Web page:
4. The system as claimed in claim 3, further comprising a script execution module executable by said computer terminal providing a graphical representation of a script session comprising said script and another script operating on said electronic device and a status of operation of said script and said another script.
5. The system as claimed in claim 4, wherein said script execution module provides selectable activation and termination of said script and said another script via said graphical user interface.
6. The system as claimed in claim 5, wherein said each tool of said plurality of tools is associated with a first file providing a set of programmable parameters of operation and a second file providing limits on said set of programmable parameters of operation and said script execution module utilizes said first file and said second file to list scripting options to said user.
7. The system as claimed in claim 1, wherein each tool of said plurality of tools operates in an open operating system environment on said computer terminal.
8. The system as claimed in claim 1, wherein said input element is at least one icon.
9. The system as claimed in claim 8, wherein said at least one icon is a select/link icon for each of said selection of tools.
10. The system as claimed in claim 1, wherein said plurality of configurable software tools includes:
a network discovery tool for creating an internal representation of desired nodes in said network and for use prior to installing new software on said node;
a node configuration tool for obtaining configuration information of modules within said node and for use prior to installing said new software;
a compliance tool for determining whether hardware of said node is compliant with said new software and for use prior to installing said new software; a connection status tool for obtaining status of connections of said node within said network and for use both prior to and after installing said new software;
a system status tool for obtaining status of said modules and for use both prior to and after installing said new software;
a traffic statistics tool for obtaining live traffic patterns and for use both prior to and after installing said new software;
a download tool for installing said new software in one or more of said modules;
a switch banks tool for designating said new software as next in a loadbank in said node;
a switch control tool for bringing said new software for a control complex module of said node into service;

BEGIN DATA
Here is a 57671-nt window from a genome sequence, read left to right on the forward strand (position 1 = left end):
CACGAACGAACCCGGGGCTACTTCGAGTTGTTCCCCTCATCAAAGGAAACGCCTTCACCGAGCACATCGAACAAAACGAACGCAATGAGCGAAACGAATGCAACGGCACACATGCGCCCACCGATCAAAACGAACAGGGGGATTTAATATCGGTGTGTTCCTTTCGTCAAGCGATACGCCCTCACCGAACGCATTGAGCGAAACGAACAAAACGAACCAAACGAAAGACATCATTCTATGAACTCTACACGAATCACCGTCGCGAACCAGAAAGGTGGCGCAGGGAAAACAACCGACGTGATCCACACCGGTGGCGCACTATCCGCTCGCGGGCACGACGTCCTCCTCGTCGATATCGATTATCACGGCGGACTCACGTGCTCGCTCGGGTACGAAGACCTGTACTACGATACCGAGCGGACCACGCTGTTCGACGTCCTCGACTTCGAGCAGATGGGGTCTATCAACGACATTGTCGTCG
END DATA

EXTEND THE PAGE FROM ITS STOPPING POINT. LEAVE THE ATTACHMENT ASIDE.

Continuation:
a switch fabric tool for bringing said new software for a switching fabric module of said node into service;
a redundant pairs tool for bringing new software or line card redundant pair modules of said node into service; and,
a reporting tool for comparing status and statistics results from said traffic statistics tool before and after installation of said new software to determine whether said installation was successful.
11. A method of upgrading a node of a communications network with updated software, comprising:
providing a computer terminal in communication with said node, said computer terminal including a display screen, a file storage system, and a software system, said software system comprising a plurality of linked modules to provide an upgrade framework for targeted software elements of the node, said linked modules comprising a hardware evaluation module, a performance evaluation module, a software upgrade module, and a network monitoring module, each said module including a set of configurable software tools stored as files in said file storage system and providing executable routines for performing functions associated with their respective module;
providing a graphic-based scripting module on a said computer terminal to present an operator with a screen image to permit the operator to build a script from a selection of tools selected from said sets of software tools and to initiate activation of tools within said selection of tools from selectable triggering events;
said graphic-based scripting module presenting a respective graphical representation of each of said selection of tools on a screen image, and having input elements for receiving instructions from a user for sequencing ones of said selection of tools for said script; and